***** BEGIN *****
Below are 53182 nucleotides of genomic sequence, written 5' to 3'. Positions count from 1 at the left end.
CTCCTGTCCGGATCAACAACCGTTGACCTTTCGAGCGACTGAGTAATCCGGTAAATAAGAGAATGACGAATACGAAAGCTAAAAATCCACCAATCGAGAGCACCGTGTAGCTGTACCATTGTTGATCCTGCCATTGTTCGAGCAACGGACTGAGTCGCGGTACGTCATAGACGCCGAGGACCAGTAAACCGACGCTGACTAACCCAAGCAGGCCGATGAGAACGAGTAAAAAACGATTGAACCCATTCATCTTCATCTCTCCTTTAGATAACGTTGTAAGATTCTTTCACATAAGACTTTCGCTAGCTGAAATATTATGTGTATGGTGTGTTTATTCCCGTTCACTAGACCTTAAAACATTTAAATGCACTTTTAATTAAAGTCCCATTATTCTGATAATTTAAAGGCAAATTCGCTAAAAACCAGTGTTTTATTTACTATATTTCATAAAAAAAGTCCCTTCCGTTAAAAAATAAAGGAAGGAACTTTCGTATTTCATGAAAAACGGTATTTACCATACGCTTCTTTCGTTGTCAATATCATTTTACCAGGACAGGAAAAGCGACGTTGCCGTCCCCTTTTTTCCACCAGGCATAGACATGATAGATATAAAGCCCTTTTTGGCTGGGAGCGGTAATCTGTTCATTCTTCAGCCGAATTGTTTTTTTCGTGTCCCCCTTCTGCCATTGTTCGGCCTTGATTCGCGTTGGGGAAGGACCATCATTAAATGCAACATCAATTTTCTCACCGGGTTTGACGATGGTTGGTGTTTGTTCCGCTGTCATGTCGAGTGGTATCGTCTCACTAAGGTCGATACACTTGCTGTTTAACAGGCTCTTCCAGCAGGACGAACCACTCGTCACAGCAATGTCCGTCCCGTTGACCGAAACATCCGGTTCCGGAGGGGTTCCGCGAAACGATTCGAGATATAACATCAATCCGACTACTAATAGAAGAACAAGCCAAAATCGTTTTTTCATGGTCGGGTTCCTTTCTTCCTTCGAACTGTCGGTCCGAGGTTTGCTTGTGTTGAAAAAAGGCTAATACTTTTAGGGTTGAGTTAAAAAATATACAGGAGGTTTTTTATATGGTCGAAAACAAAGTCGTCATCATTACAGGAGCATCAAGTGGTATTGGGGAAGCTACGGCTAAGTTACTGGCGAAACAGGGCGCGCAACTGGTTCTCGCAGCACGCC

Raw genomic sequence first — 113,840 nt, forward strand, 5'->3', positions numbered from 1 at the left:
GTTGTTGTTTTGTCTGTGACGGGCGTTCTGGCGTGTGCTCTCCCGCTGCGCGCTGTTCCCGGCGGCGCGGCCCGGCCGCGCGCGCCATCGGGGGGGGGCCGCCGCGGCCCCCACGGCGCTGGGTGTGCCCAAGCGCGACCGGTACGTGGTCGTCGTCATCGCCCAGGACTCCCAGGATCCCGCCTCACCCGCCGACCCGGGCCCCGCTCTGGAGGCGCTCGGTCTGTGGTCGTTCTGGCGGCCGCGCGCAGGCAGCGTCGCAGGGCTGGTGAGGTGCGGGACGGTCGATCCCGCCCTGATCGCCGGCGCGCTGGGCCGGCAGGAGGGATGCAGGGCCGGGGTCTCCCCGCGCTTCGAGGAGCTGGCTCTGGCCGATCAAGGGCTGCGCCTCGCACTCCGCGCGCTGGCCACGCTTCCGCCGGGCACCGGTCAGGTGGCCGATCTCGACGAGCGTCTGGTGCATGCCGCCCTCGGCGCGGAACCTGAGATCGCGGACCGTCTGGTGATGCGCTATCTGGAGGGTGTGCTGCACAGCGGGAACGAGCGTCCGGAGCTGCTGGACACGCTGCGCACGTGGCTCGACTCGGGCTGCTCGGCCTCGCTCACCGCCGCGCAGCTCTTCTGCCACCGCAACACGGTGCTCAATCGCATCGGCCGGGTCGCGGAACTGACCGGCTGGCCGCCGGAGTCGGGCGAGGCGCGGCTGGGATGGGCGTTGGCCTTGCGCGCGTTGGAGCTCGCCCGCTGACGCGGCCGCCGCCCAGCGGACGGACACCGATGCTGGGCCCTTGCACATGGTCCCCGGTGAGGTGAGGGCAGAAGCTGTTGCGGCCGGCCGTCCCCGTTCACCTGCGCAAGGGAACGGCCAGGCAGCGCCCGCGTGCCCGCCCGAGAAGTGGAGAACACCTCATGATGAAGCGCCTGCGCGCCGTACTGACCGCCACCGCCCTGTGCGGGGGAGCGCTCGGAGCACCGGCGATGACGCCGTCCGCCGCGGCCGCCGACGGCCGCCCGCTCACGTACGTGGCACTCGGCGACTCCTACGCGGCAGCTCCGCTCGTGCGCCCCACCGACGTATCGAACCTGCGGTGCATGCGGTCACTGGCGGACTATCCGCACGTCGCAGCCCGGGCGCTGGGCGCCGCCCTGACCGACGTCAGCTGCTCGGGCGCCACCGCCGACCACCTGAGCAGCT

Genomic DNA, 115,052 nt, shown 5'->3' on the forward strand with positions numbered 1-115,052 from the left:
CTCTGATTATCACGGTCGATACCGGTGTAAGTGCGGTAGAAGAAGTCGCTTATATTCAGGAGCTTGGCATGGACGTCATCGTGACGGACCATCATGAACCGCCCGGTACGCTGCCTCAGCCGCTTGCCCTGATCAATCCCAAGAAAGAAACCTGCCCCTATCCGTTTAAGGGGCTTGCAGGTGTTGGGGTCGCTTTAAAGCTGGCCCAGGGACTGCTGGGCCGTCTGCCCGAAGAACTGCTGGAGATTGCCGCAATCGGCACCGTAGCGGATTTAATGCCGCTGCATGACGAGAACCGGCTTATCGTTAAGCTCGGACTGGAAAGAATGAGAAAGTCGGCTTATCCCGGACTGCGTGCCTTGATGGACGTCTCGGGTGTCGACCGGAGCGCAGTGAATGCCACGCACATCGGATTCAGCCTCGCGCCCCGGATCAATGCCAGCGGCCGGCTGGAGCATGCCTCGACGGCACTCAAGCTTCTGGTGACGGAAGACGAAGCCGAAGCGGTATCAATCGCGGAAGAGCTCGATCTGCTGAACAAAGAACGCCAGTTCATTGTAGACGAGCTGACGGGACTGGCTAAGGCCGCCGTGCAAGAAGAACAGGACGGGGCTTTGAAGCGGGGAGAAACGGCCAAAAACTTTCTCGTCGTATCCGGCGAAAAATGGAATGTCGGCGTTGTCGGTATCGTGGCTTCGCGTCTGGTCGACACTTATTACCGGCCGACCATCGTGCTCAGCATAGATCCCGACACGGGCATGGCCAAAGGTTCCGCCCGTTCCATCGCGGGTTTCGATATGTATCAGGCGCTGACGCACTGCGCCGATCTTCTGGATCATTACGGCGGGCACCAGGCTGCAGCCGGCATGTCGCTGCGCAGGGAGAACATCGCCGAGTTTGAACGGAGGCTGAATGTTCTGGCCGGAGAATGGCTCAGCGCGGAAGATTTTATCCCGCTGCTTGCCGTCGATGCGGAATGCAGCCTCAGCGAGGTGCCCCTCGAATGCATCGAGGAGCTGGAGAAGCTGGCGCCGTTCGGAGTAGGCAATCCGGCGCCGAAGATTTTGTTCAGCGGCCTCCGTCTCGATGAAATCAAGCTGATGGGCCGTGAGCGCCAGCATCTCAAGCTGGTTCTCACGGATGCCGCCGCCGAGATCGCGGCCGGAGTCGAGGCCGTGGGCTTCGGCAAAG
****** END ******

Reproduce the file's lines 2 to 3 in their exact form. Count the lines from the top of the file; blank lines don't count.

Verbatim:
CTCCTGTCCGGATCAACAACCGTTGACCTTTCGAGCGACTGAGTAATCCGGTAAATAAGAGAATGACGAATACGAAAGCTAAAAATCCACCAATCGAGAGCACCGTGTAGCTGTACCATTGTTGATCCTGCCATTGTTCGAGCAACGGACTGAGTCGCGGTACGTCATAGACGCCGAGGACCAGTAAACCGACGCTGACTAACCCAAGCAGGCCGATGAGAACGAGTAAAAAACGATTGAACCCATTCATCTTCATCTCTCCTTTAGATAACGTTGTAAGATTCTTTCACATAAGACTTTCGCTAGCTGAAATATTATGTGTATGGTGTGTTTATTCCCGTTCACTAGACCTTAAAACATTTAAATGCACTTTTAATTAAAGTCCCATTATTCTGATAATTTAAAGGCAAATTCGCTAAAAACCAGTGTTTTATTTACTATATTTCATAAAAAAAGTCCCTTCCGTTAAAAAATAAAGGAAGGAACTTTCGTATTTCATGAAAAACGGTATTTACCATACGCTTCTTTCGTTGTCAATATCATTTTACCAGGACAGGAAAAGCGACGTTGCCGTCCCCTTTTTTCCACCAGGCATAGACATGATAGATATAAAGCCCTTTTTGGCTGGGAGCGGTAATCTGTTCATTCTTCAGCCGAATTGTTTTTTTCGTGTCCCCCTTCTGCCATTGTTCGGCCTTGATTCGCGTTGGGGAAGGACCATCATTAAATGCAACATCAATTTTCTCACCGGGTTTGACGATGGTTGGTGTTTGTTCCGCTGTCATGTCGAGTGGTATCGTCTCACTAAGGTCGATACACTTGCTGTTTAACAGGCTCTTCCAGCAGGACGAACCACTCGTCACAGCAATGTCCGTCCCGTTGACCGAAACATCCGGTTCCGGAGGGGTTCCGCGAAACGATTCGAGATATAACATCAATCCGACTACTAATAGAAGAACAAGCCAAAATCGTTTTTTCATGGTCGGGTTCCTTTCTTCCTTCGAACTGTCGGTCCGAGGTTTGCTTGTGTTGAAAAAAGGCTAATACTTTTAGGGTTGAGTTAAAAAATATACAGGAGGTTTTTTATATGGTCGAAAACAAAGTCGTCATCATTACAGGAGCATCAAGTGGTATTGGGGAAGCTACGGCTAAGTTACTGGCGAAACAGGGCGCGCAACTGGTTCTCGCAGCACGCC

Raw genomic sequence first — 113,840 nt, forward strand, 5'->3', positions numbered from 1 at the left: